Digital Dimdima
Under One Flag
The Light Has Gone Out
India Wins Freedom
Apostle of Peace
The Last War of Independence
Quit India
Leave India to God… or to Anarchy
Gandhi and Ambedkar
A Pinch of Salt!
Saga of Indian Revolutionaries
Bardoli
Gandhiji Withdraws from Political Activities
The Himalayan Blunder
A People Reject Their Rulers
Jallianwala — The Aftermath
Massacre at Jallianwala Bagh
The Gentle Satyagrahi
Gandhi in Champaran
Carrot and Stick
Revolutionaries Outside India
Heroes and Martyrs
Gandhi in South Africa
From Swadeshi to Swaraj
Swadeshi Enterprise
The New Spirit of India
The Great Divide
Partition of Bengal
The Battle is Taken to the Legislature!
The Monk Who Shook The Nation
Father of Indian Unrest
An Old Man's Dream
Women : Crossing the Threshold
The Battle Lines are Drawn
The Battle For A Free Press
Pressing On !
Europeans Take To The Street!
The British Raj in Black and White
Mamool Raj
The One-Man Army
Hunger Deaths
The Delhi Durbar
Return to Swadeshi
Barbarous Britannia
‘Rani Ka Hookum’
Perishing in Peace
The Blue Mutiny
English Education
The Trial of the Last Emperor
Roll of Honour
The Empire Strikes Back
British Authority Collapses
Sepoys on the Move
Tribal Uprisings
The Empire Builders
For God and Country

Between 1908 and 1918 nearly 200 revolutionaries were killed or convicted. The heroes and martyrs of this period included Sushil Kumar Sen who at the age of fifteen was given 15 lashes of the whip for striking a police sergeant. The fact that the policeman was beating up innocent people when Sushil struck him was not taken into account by the magistrate, Mr. Kingsford.
Sushil Kumar died tragically a few years later on 2nd May 1915. He and a friend had committed a dacoity to raise money for revolutionary activities and were fleeing from the police in a boat. Suddenly shots rang out and Sushil Kumar was struck by a bullet. He knew that his end was near but did not want to be taken alive. He requested his companion to throw him overboard after cutting off his head so that he would not be identified and his relatives and friends, harassed. This his friend reluctantly did. Sushil Kumar was 23 years old at the time of his death.
On 30th April 1908 a bomb was thrown on a horse-driven coach. The intended victim was the magistrate Kingsford who was hated for the harsh sentences he handed down to captured revolutionaries. But Kingsford was not in the coach and two English ladies were killed instead. The police gave hot chase to the two teenagers who had thrown the bomb. Prafulla, real name Dinesh Chandra Roy, was apprehended at a railway station. The youngster whipped out a pistol and to the horror of the policemen, shot himself. He was about 17 years old.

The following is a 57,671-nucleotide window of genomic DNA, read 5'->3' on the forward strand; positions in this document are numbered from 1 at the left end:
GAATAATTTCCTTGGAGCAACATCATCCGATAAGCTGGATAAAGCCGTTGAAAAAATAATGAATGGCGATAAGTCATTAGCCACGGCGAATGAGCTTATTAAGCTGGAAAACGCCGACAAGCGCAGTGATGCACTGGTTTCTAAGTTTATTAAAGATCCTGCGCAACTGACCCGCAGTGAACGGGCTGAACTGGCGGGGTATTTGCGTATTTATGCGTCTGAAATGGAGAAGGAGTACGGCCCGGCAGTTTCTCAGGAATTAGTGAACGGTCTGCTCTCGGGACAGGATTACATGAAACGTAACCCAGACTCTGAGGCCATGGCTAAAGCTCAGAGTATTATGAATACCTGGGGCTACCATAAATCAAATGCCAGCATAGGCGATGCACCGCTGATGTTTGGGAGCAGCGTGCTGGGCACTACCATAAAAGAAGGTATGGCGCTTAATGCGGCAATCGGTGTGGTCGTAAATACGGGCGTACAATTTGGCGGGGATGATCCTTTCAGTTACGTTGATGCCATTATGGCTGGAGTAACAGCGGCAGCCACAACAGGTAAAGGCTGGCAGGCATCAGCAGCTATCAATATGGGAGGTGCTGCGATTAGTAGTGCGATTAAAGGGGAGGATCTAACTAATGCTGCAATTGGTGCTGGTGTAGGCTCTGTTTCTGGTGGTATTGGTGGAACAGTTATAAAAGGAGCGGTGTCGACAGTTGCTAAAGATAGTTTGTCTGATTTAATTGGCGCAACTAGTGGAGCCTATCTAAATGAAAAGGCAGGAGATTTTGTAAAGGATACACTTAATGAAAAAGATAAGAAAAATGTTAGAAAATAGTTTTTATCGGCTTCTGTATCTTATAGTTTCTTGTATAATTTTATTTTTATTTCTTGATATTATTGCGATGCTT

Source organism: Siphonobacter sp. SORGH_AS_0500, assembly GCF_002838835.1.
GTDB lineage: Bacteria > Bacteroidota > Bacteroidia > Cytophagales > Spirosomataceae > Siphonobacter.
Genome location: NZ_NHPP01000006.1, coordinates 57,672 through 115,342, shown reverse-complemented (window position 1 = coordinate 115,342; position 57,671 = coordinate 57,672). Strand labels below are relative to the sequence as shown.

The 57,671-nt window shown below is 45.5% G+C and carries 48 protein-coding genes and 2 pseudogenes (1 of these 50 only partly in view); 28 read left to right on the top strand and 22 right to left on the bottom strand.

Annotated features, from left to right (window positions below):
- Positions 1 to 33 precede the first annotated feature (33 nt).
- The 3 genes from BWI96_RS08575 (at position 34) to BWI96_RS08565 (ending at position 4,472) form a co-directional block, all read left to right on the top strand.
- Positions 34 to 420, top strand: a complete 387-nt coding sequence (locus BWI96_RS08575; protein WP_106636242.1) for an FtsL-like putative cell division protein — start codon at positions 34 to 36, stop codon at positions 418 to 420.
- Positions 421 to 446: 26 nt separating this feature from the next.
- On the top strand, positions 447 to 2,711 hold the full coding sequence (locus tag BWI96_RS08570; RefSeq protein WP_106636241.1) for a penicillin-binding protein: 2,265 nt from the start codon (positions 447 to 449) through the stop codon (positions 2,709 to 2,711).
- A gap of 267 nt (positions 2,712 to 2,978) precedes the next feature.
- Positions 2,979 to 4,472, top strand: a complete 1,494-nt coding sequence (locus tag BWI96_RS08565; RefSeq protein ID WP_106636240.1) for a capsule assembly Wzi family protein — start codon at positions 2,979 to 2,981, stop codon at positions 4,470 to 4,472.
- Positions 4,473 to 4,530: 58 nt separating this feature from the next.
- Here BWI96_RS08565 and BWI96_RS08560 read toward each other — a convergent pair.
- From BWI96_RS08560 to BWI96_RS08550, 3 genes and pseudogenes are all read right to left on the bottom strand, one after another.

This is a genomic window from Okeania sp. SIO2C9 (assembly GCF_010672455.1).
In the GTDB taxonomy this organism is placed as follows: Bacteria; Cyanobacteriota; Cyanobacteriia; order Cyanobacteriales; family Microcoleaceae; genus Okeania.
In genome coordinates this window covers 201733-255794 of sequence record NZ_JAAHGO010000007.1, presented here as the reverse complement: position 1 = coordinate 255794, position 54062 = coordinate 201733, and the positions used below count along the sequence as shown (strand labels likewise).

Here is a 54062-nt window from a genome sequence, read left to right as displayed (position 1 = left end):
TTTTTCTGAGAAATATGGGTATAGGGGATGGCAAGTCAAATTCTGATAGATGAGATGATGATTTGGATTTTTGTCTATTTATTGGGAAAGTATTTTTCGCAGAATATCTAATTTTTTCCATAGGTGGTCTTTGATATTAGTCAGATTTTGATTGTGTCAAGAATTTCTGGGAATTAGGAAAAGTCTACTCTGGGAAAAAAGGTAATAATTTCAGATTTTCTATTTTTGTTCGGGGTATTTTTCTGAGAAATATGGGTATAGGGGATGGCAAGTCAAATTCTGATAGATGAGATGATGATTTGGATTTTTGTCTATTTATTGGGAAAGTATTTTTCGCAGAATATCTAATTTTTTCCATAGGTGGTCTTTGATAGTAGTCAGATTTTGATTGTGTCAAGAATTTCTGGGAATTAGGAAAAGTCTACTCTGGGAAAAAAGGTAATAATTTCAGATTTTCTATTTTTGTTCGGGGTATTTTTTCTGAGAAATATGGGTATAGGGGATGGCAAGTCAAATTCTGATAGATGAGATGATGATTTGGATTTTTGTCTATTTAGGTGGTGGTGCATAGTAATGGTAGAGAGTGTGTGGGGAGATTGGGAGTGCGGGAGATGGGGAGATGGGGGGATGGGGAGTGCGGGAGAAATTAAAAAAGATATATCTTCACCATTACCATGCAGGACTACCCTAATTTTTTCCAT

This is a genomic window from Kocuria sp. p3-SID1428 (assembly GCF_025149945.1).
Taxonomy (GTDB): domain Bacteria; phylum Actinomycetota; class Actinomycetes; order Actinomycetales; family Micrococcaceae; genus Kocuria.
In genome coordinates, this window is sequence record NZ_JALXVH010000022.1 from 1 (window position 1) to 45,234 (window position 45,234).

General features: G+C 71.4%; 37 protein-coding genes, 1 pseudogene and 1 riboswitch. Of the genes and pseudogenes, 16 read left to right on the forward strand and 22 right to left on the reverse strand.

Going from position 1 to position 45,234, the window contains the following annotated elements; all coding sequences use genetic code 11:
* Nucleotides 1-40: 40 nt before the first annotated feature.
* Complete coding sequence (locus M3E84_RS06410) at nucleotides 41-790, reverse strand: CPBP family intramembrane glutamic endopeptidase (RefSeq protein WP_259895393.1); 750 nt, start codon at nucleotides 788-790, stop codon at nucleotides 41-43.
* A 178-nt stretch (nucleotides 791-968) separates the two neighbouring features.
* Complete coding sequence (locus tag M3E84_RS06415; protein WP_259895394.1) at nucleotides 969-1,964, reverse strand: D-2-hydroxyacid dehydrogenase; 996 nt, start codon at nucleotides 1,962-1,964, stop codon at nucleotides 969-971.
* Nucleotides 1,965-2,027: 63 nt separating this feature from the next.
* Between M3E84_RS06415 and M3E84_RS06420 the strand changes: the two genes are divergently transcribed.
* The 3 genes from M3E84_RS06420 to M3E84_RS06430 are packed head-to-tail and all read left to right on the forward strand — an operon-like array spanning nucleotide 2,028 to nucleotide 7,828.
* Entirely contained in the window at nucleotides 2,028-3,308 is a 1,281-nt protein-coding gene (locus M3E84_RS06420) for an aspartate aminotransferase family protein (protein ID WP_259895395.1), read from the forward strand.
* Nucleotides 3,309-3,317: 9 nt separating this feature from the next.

His companion, Khudiram Bose was later arrested and tried and sentenced to death by hanging. He was 17. Two years earlier he had been jailed for possessing and distributing literature on Swadeshi.
Khudiram expressed regret at the death of the two innocent women and when asked if he was afraid to die, said he wasn't. He ascended the gallows without flinching.
To the British, Khudiram Bose and the others who waged war against the government were terrorists. But to their countrymen they were revolutionaries, brave sons of the soil. Modern historians like Bipin Chandra describe their activities as revolutionary terrorism ('for want of a better term'). But whatever their label, no one questioned their love for their country or their motives. When the revolutionary Kanailal Datta was hanged, his dead body, according to the historian, R.C. Majumdar, "was carried in a funeral procession which kings and conquering heroes might envy."

       Go to   Previous Page

Liked This Article? Then Rate It.

 Select A
 DIMDIMA Site

 

 


Terms of Use | Site Map | Privacy Policy | Testimonials | Feedback | About Us | Contact Us |  Link to Us | Links | Advertise with Us
Copyright © 2014 dimdima.com. All Rights Reserved.